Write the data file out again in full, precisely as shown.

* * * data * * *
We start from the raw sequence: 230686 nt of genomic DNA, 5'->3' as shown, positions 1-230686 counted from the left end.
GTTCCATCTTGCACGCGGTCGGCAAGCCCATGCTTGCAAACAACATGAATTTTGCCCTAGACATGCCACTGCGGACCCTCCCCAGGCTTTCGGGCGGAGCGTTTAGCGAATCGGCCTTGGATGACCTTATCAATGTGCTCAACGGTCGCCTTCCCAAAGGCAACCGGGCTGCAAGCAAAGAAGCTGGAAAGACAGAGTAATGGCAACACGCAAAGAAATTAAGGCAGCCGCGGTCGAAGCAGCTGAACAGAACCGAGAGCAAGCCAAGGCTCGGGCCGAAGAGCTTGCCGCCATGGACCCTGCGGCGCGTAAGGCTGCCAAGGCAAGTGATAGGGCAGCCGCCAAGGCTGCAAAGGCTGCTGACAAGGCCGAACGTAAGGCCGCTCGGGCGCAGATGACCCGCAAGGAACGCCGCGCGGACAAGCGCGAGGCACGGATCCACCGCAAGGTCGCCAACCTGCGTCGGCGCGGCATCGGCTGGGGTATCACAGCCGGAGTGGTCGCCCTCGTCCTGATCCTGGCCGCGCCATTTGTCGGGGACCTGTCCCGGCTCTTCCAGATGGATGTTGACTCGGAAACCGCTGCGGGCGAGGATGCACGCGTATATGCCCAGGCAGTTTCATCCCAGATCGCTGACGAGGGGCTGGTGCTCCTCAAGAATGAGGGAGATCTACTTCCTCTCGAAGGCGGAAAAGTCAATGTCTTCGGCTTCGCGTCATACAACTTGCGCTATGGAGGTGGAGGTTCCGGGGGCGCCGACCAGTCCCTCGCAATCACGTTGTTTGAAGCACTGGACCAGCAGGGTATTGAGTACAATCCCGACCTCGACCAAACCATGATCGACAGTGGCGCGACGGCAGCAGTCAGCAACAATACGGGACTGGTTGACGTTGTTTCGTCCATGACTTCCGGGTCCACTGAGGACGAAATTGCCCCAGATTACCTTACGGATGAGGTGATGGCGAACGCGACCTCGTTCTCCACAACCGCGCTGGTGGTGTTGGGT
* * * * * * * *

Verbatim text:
We start from the raw sequence: 230686 nt of genomic DNA, 5'->3' as shown, positions 1-230686 counted from the left end.
GTTCCATCTTGCACGCGGTCGGCAAGCCCATGCTTGCAAACAACATGAATTTTGCCCTAGACATGCCACTGCGGACCCTCCCCAGGCTTTCGGGCGGAGCGTTTAGCGAATCGGCCTTGGATGACCTTATCAATGTGCTCAACGGTCGCCTTCCCAAAGGCAACCGGGCTGCAAGCAAAGAAGCTGGAAAGACAGAGTAATGGCAACACGCAAAGAAATTAAGGCAGCCGCGGTCGAAGCAGCTGAACAGAACCGAGAGCAAGCCAAGGCTCGGGCCGAAGAGCTTGCCGCCATGGACCCTGCGGCGCGTAAGGCTGCCAAGGCAAGTGATAGGGCAGCCGCCAAGGCTGCAAAGGCTGCTGACAAGGCCGAACGTAAGGCCGCTCGGGCGCAGATGACCCGCAAGGAACGCCGCGCGGACAAGCGCGAGGCACGGATCCACCGCAAGGTCGCCAACCTGCGTCGGCGCGGCATCGGCTGGGGTATCACAGCCGGAGTGGTCGCCCTCGTCCTGATCCTGGCCGCGCCATTTGTCGGGGACCTGTCCCGGCTCTTCCAGATGGATGTTGACTCGGAAACCGCTGCGGGCGAGGATGCACGCGTATATGCCCAGGCAGTTTCATCCCAGATCGCTGACGAGGGGCTGGTGCTCCTCAAGAATGAGGGAGATCTACTTCCTCTCGAAGGCGGAAAAGTCAATGTCTTCGGCTTCGCGTCATACAACTTGCGCTATGGAGGTGGAGGTTCCGGGGGCGCCGACCAGTCCCTCGCAATCACGTTGTTTGAAGCACTGGACCAGCAGGGTATTGAGTACAATCCCGACCTCGACCAAACCATGATCGACAGTGGCGCGACGGCAGCAGTCAGCAACAATACGGGACTGGTTGACGTTGTTTCGTCCATGACTTCCGGGTCCACTGAGGACGAAATTGCCCCAGATTACCTTACGGATGAGGTGATGGCGAACGCGACCTCGTTCTCCACAACCGCGCTGGTGGTGTTGGGT